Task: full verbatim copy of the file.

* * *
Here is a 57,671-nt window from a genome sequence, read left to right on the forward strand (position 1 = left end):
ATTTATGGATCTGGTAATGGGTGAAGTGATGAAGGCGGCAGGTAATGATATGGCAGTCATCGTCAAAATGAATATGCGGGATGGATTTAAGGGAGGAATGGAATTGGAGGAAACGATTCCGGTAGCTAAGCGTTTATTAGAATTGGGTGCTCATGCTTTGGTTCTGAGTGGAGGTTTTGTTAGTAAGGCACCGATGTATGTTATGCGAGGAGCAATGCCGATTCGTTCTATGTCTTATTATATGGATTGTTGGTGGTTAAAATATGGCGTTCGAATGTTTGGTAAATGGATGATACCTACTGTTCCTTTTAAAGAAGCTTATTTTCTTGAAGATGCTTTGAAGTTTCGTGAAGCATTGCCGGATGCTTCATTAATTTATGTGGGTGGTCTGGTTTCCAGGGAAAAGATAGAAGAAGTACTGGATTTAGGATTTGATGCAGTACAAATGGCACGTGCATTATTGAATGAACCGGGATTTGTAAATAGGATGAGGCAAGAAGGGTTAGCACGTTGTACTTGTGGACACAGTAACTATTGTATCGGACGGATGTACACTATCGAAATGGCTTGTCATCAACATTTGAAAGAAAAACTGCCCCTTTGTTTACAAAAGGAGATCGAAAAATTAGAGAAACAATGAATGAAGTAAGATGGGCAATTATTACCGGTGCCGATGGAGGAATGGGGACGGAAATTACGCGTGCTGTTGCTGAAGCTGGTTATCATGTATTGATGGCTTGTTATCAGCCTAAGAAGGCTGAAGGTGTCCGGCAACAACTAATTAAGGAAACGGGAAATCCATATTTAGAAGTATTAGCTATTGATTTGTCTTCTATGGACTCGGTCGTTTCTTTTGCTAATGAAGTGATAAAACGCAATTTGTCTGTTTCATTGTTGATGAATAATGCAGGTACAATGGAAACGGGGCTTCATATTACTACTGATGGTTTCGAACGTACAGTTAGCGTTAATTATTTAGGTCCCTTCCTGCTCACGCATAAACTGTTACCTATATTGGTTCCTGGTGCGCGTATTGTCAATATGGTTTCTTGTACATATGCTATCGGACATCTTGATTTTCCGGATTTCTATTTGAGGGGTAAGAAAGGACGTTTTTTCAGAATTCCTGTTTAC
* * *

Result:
Here is a 57,671-nt window from a genome sequence, read left to right on the forward strand (position 1 = left end):
ATTTATGGATCTGGTAATGGGTGAAGTGATGAAGGCGGCAGGTAATGATATGGCAGTCATCGTCAAAATGAATATGCGGGATGGATTTAAGGGAGGAATGGAATTGGAGGAAACGATTCCGGTAGCTAAGCGTTTATTAGAATTGGGTGCTCATGCTTTGGTTCTGAGTGGAGGTTTTGTTAGTAAGGCACCGATGTATGTTATGCGAGGAGCAATGCCGATTCGTTCTATGTCTTATTATATGGATTGTTGGTGGTTAAAATATGGCGTTCGAATGTTTGGTAAATGGATGATACCTACTGTTCCTTTTAAAGAAGCTTATTTTCTTGAAGATGCTTTGAAGTTTCGTGAAGCATTGCCGGATGCTTCATTAATTTATGTGGGTGGTCTGGTTTCCAGGGAAAAGATAGAAGAAGTACTGGATTTAGGATTTGATGCAGTACAAATGGCACGTGCATTATTGAATGAACCGGGATTTGTAAATAGGATGAGGCAAGAAGGGTTAGCACGTTGTACTTGTGGACACAGTAACTATTGTATCGGACGGATGTACACTATCGAAATGGCTTGTCATCAACATTTGAAAGAAAAACTGCCCCTTTGTTTACAAAAGGAGATCGAAAAATTAGAGAAACAATGAATGAAGTAAGATGGGCAATTATTACCGGTGCCGATGGAGGAATGGGGACGGAAATTACGCGTGCTGTTGCTGAAGCTGGTTATCATGTATTGATGGCTTGTTATCAGCCTAAGAAGGCTGAAGGTGTCCGGCAACAACTAATTAAGGAAACGGGAAATCCATATTTAGAAGTATTAGCTATTGATTTGTCTTCTATGGACTCGGTCGTTTCTTTTGCTAATGAAGTGATAAAACGCAATTTGTCTGTTTCATTGTTGATGAATAATGCAGGTACAATGGAAACGGGGCTTCATATTACTACTGATGGTTTCGAACGTACAGTTAGCGTTAATTATTTAGGTCCCTTCCTGCTCACGCATAAACTGTTACCTATATTGGTTCCTGGTGCGCGTATTGTCAATATGGTTTCTTGTACATATGCTATCGGACATCTTGATTTTCCGGATTTCTATTTGAGGGGTAAGAAAGGACGTTTTTTCAGAATTCCTGTTTAC